Diagnosis for Acute Compartment Syndrome
Patients concerned about Acute Compartment Syndrome should immediately go to an emergency room to get themselves checked, as this is a medical emergency. Physicians tend to detect this form of the syndrome by measuring the compartment pressure in order to assess whether or not patients are suffering from the acute variety of the disorder.
Diagnosis for Chronic (Exertional) Compartment Syndrome
In order to diagnose this type, a doctor must rule out the presence of other disorders that can also cause pain in the lower leg. Physicians should conduct tests like applying pressure on the tendons to make sure sufferers do not have Tendonitis. They may order carrying out an X-ray to ensure that the shinbone (tibia) has not suffered a stress fracture.
In an attempt to confirm Chronic Compartment Syndrome, a doctor is likely to measure the pressure within the compartment before and after a workout (or any other activity that gives rise to painful sensations in patients). The measurement is done by using a needle affixed to a pressure meter that is placed into the affected area of the body. Patients are confirmed of having the chronic variety of the syndrome if pressures remain high after working out.
Compartment Syndrome Differential Diagnosis
The differential diagnosis for this syndrome involves isolating its signs from similar symptoms produced by other disorders. The differential diagnosis differs on the basis of the form of the disorder that an individual is suffering from.
Acute Compartment Syndrome Differential Diagnosis
It includes excluding its signs from those of disorders like:
- Cnidaria Envenomation
- Peripheral Vascular Injuries
- Deep Venous Thrombosis
- Gas Gangrene in Emergency Medicine
- Rhabdomyolysis in Emergency Medicine
- Emergent Management of Necrotizing Fasciitis
- Physical Medicine and Rehabilitation for Stress Fractures
Chronic Compartment Syndrome Differential Diagnosis
It involves isolating its signs from those of disorders like:
- Spinal Stenosis
- Hypothyroid Myopathy
- Deep Venous Thrombosis
- Lumbosacral Radiculopathy
- Nerve Entrapment Syndromes
Physicians should ensure that patients are actually suffering from Compartment Syndrome and not any of the disorders mentioned above.
Compartment Syndrome Treatment
The treatment plan for this disorder is based on the form of the syndrome that individuals suffer from, i.e, acute or chronic.
Treatment for Acute Compartment Syndrome
There is no effective non-operative treatment for acute forms of this disorder which are regarded as surgical emergencies. Fasciotomy is the surgical treatment choice for this condition. In this method, surgeons make an incision and cuts open the skin as well as the fascia that forms a covering over the affected compartment.
In some cases, the inflammation can be acute enough for the skin opening to be closed immediately. When inflammation subsides, the incision can be surgically repaired. A skin graft is used in some cases.
Treatment for Chronic Compartment Syndrome
This form of the syndrome can be cured through surgical as well as non-surgical means.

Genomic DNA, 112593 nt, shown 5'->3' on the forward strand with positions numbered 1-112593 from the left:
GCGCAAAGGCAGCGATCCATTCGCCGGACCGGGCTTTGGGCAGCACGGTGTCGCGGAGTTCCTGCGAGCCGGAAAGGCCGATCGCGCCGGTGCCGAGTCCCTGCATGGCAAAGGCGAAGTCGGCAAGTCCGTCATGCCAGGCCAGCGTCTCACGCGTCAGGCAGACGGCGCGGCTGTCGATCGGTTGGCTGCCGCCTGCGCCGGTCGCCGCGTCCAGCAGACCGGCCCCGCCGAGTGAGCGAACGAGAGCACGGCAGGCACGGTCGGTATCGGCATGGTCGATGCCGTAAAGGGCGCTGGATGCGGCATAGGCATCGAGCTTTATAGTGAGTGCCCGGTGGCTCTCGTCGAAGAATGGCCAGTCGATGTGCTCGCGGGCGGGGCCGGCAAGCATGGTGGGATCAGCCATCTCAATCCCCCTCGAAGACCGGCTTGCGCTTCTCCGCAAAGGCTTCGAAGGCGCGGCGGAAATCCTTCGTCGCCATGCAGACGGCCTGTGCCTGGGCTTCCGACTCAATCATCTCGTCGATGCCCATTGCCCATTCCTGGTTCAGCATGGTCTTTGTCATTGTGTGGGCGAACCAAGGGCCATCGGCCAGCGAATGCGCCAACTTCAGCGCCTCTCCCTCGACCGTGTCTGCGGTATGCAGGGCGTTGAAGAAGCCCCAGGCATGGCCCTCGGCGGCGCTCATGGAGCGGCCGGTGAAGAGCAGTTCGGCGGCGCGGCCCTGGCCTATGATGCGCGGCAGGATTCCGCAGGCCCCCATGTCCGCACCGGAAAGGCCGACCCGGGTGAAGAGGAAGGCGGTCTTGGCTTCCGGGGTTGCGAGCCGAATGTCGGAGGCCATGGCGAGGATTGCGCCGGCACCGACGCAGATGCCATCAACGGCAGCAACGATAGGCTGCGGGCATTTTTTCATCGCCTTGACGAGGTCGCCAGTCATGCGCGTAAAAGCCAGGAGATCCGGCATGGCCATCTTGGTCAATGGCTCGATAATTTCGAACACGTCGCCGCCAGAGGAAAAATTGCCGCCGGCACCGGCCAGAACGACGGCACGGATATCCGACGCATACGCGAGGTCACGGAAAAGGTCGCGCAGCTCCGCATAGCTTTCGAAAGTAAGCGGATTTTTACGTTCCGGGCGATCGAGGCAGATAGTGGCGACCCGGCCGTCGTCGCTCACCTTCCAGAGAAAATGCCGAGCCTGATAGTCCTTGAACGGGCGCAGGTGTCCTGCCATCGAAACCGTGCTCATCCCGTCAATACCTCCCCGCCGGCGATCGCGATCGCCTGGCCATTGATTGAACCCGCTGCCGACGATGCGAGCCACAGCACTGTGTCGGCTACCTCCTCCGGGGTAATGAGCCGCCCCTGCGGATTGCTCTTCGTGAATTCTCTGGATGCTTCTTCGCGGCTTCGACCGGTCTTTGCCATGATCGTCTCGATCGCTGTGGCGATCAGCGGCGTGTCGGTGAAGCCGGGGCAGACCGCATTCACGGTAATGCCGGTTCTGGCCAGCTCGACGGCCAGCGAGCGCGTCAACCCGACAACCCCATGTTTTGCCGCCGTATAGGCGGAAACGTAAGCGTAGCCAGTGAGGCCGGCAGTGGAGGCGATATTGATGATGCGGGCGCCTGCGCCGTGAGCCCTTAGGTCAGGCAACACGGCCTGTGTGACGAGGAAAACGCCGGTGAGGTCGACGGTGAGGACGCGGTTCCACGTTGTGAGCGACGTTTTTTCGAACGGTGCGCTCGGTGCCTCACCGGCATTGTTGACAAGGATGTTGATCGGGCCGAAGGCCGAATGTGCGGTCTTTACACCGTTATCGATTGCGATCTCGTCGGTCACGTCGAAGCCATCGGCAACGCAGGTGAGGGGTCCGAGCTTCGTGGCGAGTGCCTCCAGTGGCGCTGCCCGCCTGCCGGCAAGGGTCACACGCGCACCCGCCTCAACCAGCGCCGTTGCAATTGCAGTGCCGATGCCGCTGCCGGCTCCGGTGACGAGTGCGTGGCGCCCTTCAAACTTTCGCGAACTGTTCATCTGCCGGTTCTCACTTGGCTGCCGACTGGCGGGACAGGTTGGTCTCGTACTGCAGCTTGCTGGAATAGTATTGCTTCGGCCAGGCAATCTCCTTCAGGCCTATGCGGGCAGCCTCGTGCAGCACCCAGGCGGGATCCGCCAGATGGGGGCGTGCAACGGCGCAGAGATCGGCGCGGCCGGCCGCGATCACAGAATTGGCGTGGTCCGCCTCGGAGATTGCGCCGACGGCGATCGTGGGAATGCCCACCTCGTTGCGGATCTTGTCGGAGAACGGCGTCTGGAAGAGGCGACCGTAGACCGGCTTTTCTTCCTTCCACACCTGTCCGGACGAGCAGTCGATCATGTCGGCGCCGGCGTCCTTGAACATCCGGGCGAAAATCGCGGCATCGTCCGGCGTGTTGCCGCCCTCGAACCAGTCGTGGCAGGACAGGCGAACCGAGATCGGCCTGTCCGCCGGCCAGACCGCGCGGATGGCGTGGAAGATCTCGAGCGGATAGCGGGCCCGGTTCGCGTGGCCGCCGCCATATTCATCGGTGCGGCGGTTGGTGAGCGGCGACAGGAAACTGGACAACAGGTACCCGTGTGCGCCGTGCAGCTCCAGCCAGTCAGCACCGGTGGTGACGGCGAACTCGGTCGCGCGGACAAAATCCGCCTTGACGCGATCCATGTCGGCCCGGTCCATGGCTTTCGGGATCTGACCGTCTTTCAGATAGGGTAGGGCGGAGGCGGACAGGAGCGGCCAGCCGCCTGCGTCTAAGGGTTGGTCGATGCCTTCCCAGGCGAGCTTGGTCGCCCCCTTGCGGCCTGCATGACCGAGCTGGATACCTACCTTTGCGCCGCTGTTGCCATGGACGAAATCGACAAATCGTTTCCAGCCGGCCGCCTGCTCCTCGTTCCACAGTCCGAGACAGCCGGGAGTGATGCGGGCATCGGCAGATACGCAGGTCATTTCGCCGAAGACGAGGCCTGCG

This includes anti-inflammatory medications, physical therapy and orthotics (inserts for shoes), which have questionable results. The symptoms may subside by avoiding the activity that can cause the disorder. Cross-training with low-impact activities may yield some benefit. Certain athletes suffer from a worsening of symptoms on some kinds of surfaces (such as artificial turf or concrete). In such cases, they can obtain relief from symptoms by switching surfaces.
It may be an option if conservative measures fail to yield benefit. Surgical option is similar to that used for curing Acute Compartment Syndrome and involves opening the fascia to allow space to injured muscles for swelling.
Compartment Syndrome Prognosis
The overall prognosis depends on the injury that results in the development of this syndrome. The outcome of the disease also depends on how quickly it is diagnosed and treated. If the disorder is treated quickly, it is possible for nerves and muscles to attain a complete recovery. In case of prompt treatment, physicians can restore blood supply to the affected muscles before damage occurs permanently. Permanent injury to nerve and loss of muscular function can occur if the diagnosis is delayed. This is particularly common in cases where an injured person is heavily sedated or has lost consciousness and cannot complain of pain. Permanent injury to nerve may occur 12 – 24 hours after compression.
According to some experts, compartment syndrome in the arm or leg should be cured within as little span of time as possible (preferably within 6 hours) in order to prevent muscle necrosis (or death of muscles).
Compartment Syndrome Complications
The possible complications of this syndrome include the following:
Picture 2 – Compartment Syndrome Image
- Permanent damage to nerve
- Loss of affected limb due to requirement of amputation, in rare cases
- Permanent muscle damage and reduced function of the affected limb
- Permanent scarring, as a result of conducting the fasciotomy procedure on the affected limb
- Kidney failure, due to death of muscles and possible damage to the kidneys (as various chemicals are released by the muscle)
- Death, in rare cases
Compartment Syndrome Prevention
There is no way to prevent this disorder. If you are suffering from an injury and having acute painful sensations or inflammation in your affected area that fail to improve despite use of analgesic medicines, get in touch with a medical care provider as early as possible. This can ensure quick recovery for you as well as help prevent any complications that may ensue in future.